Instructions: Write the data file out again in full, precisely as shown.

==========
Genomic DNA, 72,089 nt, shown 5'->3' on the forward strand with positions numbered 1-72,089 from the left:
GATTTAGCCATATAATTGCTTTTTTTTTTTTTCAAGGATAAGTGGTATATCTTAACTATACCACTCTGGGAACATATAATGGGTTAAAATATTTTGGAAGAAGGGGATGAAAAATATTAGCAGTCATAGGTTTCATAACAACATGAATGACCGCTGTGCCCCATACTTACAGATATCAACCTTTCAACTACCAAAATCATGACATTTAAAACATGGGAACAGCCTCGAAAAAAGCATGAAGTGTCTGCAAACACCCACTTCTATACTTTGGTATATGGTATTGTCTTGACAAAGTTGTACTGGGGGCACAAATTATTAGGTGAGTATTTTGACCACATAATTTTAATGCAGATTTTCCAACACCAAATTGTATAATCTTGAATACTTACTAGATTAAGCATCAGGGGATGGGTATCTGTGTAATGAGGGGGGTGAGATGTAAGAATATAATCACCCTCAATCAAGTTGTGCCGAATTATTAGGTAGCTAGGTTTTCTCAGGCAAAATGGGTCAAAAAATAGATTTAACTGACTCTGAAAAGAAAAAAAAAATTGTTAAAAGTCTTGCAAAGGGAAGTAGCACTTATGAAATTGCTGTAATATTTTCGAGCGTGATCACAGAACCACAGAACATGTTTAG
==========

Genomic DNA, 72,089 nt, shown 5'->3' on the forward strand with positions numbered 1-72,089 from the left:
GATTTAGCCATATAATTGCTTTTTTTTTTTTTCAAGGATAAGTGGTATATCTTAACTATACCACTCTGGGAACATATAATGGGTTAAAATATTTTGGAAGAAGGGGATGAAAAATATTAGCAGTCATAGGTTTCATAACAACATGAATGACCGCTGTGCCCCATACTTACAGATATCAACCTTTCAACTACCAAAATCATGACATTTAAAACATGGGAACAGCCTCGAAAAAAGCATGAAGTGTCTGCAAACACCCACTTCTATACTTTGGTATATGGTATTGTCTTGACAAAGTTGTACTGGGGGCACAAATTATTAGGTGAGTATTTTGACCACATAATTTTAATGCAGATTTTCCAACACCAAATTGTATAATCTTGAATACTTACTAGATTAAGCATCAGGGGATGGGTATCTGTGTAATGAGGGGGGTGAGATGTAAGAATATAATCACCCTCAATCAAGTTGTGCCGAATTATTAGGTAGCTAGGTTTTCTCAGGCAAAATGGGTCAAAAAATAGATTTAACTGACTCTGAAAAGAAAAAAAAAATTGTTAAAAGTCTTGCAAAGGGAAGTAGCACTTATGAAATTGCTGTAATATTTTCGAGCGTGATCACAGAACCACAGAACATGTTTAG